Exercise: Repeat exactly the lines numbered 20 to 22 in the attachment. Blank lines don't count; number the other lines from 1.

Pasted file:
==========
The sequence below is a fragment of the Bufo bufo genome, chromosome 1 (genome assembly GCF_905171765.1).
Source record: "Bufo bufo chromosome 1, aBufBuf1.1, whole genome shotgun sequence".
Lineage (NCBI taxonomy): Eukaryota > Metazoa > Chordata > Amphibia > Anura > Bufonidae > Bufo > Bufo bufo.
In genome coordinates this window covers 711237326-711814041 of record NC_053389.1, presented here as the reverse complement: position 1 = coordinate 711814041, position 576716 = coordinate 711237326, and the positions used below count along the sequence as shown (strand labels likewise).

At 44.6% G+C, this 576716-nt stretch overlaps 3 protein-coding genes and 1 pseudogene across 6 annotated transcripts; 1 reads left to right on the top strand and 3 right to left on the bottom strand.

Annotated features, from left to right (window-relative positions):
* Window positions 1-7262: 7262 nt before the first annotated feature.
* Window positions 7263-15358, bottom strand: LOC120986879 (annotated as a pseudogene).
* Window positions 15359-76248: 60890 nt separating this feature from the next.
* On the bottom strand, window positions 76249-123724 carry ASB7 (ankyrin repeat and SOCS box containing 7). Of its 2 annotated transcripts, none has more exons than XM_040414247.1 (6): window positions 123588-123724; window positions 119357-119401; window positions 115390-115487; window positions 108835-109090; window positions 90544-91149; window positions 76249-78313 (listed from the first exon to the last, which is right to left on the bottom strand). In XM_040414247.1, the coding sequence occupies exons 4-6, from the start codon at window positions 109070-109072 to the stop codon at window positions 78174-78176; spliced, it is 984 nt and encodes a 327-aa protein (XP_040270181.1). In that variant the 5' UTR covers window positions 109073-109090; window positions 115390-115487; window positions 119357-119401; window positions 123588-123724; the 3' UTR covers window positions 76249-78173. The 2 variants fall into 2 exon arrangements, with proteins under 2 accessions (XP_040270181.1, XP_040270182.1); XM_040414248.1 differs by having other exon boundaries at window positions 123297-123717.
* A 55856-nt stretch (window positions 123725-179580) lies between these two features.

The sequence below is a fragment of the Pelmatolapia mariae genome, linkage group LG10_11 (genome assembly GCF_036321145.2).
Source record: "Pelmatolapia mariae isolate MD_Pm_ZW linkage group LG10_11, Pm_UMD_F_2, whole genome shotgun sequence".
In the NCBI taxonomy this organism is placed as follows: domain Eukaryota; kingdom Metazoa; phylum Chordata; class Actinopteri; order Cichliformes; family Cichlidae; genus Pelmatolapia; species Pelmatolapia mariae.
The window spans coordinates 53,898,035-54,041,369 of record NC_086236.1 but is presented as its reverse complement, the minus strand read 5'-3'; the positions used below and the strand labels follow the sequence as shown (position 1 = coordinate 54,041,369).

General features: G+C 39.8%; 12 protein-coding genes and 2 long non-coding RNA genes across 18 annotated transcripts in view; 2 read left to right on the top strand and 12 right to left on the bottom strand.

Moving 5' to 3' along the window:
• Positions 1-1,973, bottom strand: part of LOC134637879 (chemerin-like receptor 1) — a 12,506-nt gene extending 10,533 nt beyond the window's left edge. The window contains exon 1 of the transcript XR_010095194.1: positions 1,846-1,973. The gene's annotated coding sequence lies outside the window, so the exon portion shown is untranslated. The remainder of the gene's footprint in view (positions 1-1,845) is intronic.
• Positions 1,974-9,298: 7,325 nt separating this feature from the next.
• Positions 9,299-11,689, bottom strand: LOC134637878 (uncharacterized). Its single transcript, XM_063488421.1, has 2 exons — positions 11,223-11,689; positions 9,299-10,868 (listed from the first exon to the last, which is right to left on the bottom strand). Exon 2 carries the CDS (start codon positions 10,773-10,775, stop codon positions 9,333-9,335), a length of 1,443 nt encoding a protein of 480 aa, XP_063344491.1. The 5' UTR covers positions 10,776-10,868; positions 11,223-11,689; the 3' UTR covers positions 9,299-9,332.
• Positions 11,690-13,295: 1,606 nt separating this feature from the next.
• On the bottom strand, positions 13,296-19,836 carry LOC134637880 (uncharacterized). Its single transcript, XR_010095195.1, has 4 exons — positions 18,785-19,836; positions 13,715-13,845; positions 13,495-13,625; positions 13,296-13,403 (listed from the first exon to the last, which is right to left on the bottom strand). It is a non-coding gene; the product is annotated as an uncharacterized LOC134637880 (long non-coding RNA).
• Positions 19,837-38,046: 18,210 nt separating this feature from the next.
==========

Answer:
• Positions 9,299-11,689, bottom strand: LOC134637878 (uncharacterized). Its single transcript, XM_063488421.1, has 2 exons — positions 11,223-11,689; positions 9,299-10,868 (listed from the first exon to the last, which is right to left on the bottom strand). Exon 2 carries the CDS (start codon positions 10,773-10,775, stop codon positions 9,333-9,335), a length of 1,443 nt encoding a protein of 480 aa, XP_063344491.1. The 5' UTR covers positions 10,776-10,868; positions 11,223-11,689; the 3' UTR covers positions 9,299-9,332.
• Positions 11,690-13,295: 1,606 nt separating this feature from the next.
• On the bottom strand, positions 13,296-19,836 carry LOC134637880 (uncharacterized). Its single transcript, XR_010095195.1, has 4 exons — positions 18,785-19,836; positions 13,715-13,845; positions 13,495-13,625; positions 13,296-13,403 (listed from the first exon to the last, which is right to left on the bottom strand). It is a non-coding gene; the product is annotated as an uncharacterized LOC134637880 (long non-coding RNA).